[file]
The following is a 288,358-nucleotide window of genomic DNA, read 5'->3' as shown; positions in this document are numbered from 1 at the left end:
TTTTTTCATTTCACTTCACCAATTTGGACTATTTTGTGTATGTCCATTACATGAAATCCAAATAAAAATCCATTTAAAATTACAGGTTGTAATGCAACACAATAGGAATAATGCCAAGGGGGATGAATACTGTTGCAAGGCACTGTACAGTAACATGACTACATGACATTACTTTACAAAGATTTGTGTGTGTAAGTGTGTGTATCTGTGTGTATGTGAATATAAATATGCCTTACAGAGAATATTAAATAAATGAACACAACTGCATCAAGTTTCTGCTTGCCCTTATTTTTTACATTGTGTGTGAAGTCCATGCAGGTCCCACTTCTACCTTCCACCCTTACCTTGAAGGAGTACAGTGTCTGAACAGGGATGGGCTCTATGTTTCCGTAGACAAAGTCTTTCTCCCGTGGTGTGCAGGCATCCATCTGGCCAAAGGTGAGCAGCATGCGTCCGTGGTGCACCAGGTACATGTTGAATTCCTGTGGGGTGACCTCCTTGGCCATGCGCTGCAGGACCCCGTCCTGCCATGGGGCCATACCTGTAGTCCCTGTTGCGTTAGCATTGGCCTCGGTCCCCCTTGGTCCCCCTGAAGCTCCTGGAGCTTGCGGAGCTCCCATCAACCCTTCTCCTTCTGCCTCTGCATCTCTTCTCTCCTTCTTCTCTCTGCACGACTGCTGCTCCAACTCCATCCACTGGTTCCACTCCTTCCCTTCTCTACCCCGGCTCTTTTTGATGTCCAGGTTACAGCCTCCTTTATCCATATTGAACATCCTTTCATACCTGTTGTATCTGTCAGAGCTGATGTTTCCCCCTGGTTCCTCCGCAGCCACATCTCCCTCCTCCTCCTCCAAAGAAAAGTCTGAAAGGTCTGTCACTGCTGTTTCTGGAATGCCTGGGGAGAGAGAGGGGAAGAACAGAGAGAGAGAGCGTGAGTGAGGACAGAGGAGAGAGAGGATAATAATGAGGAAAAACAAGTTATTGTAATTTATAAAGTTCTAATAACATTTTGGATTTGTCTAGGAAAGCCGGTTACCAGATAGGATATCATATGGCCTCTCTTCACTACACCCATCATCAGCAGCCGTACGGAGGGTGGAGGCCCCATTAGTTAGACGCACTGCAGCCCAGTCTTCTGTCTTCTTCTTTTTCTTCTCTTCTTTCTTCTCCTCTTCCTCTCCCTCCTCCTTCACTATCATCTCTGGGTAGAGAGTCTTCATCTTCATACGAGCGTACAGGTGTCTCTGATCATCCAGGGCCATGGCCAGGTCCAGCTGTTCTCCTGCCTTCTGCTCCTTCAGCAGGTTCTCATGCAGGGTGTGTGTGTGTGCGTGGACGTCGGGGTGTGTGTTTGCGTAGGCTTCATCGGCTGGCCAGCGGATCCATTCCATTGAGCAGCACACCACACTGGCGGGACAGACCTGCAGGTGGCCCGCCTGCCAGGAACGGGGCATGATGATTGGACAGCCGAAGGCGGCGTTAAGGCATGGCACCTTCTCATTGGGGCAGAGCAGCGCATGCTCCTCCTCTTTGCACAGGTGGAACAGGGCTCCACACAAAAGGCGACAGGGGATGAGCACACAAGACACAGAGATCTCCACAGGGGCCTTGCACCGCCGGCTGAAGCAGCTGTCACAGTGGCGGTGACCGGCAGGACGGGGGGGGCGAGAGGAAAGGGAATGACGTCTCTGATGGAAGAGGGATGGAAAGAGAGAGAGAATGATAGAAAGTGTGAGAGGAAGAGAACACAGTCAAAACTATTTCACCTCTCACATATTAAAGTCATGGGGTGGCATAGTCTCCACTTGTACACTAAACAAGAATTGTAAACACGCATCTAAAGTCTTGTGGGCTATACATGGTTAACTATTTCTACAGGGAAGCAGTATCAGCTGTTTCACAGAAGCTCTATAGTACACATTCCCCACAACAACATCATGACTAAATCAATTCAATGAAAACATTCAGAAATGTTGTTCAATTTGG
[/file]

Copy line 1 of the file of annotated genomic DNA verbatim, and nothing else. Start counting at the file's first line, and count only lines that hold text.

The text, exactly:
The following is a 288,358-nucleotide window of genomic DNA, read 5'->3' as shown; positions in this document are numbered from 1 at the left end: